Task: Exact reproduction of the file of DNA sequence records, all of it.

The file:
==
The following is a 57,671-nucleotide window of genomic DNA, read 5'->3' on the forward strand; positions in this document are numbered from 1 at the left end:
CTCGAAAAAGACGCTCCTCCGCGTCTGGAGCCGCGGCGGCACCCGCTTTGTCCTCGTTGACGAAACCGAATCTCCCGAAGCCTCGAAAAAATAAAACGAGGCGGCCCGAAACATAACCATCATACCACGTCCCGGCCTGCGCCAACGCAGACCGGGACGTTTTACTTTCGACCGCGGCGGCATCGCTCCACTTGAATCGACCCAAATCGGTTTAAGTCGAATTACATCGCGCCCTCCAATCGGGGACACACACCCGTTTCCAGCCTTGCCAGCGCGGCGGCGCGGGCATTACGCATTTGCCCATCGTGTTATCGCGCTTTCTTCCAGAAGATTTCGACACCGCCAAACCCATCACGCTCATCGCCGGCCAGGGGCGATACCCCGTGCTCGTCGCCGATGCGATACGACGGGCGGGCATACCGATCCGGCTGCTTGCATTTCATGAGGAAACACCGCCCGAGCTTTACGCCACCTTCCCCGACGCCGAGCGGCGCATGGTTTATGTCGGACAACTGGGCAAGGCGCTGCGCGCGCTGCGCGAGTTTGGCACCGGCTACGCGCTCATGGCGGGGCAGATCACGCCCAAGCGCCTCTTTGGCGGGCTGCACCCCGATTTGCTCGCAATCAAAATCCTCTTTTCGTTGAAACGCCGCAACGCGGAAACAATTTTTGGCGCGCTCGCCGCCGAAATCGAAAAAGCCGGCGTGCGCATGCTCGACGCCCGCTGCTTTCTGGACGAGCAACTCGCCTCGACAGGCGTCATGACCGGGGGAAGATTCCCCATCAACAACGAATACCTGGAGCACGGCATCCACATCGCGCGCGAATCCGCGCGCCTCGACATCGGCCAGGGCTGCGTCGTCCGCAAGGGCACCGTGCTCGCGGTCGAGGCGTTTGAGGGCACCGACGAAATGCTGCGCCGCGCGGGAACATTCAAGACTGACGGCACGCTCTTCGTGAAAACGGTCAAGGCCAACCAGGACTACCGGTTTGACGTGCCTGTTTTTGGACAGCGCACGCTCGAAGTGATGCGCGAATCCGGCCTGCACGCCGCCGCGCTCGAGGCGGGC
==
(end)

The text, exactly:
The following is a 57,671-nucleotide window of genomic DNA, read 5'->3' on the forward strand; positions in this document are numbered from 1 at the left end:
CTCGAAAAAGACGCTCCTCCGCGTCTGGAGCCGCGGCGGCACCCGCTTTGTCCTCGTTGACGAAACCGAATCTCCCGAAGCCTCGAAAAAATAAAACGAGGCGGCCCGAAACATAACCATCATACCACGTCCCGGCCTGCGCCAACGCAGACCGGGACGTTTTACTTTCGACCGCGGCGGCATCGCTCCACTTGAATCGACCCAAATCGGTTTAAGTCGAATTACATCGCGCCCTCCAATCGGGGACACACACCCGTTTCCAGCCTTGCCAGCGCGGCGGCGCGGGCATTACGCATTTGCCCATCGTGTTATCGCGCTTTCTTCCAGAAGATTTCGACACCGCCAAACCCATCACGCTCATCGCCGGCCAGGGGCGATACCCCGTGCTCGTCGCCGATGCGATACGACGGGCGGGCATACCGATCCGGCTGCTTGCATTTCATGAGGAAACACCGCCCGAGCTTTACGCCACCTTCCCCGACGCCGAGCGGCGCATGGTTTATGTCGGACAACTGGGCAAGGCGCTGCGCGCGCTGCGCGAGTTTGGCACCGGCTACGCGCTCATGGCGGGGCAGATCACGCCCAAGCGCCTCTTTGGCGGGCTGCACCCCGATTTGCTCGCAATCAAAATCCTCTTTTCGTTGAAACGCCGCAACGCGGAAACAATTTTTGGCGCGCTCGCCGCCGAAATCGAAAAAGCCGGCGTGCGCATGCTCGACGCCCGCTGCTTTCTGGACGAGCAACTCGCCTCGACAGGCGTCATGACCGGGGGAAGATTCCCCATCAACAACGAATACCTGGAGCACGGCATCCACATCGCGCGCGAATCCGCGCGCCTCGACATCGGCCAGGGCTGCGTCGTCCGCAAGGGCACCGTGCTCGCGGTCGAGGCGTTTGAGGGCACCGACGAAATGCTGCGCCGCGCGGGAACATTCAAGACTGACGGCACGCTCTTCGTGAAAACGGTCAAGGCCAACCAGGACTACCGGTTTGACGTGCCTGTTTTTGGACAGCGCACGCTCGAAGTGATGCGCGAATCCGGCCTGCACGCCGCCGCGCTCGAGGCGGGC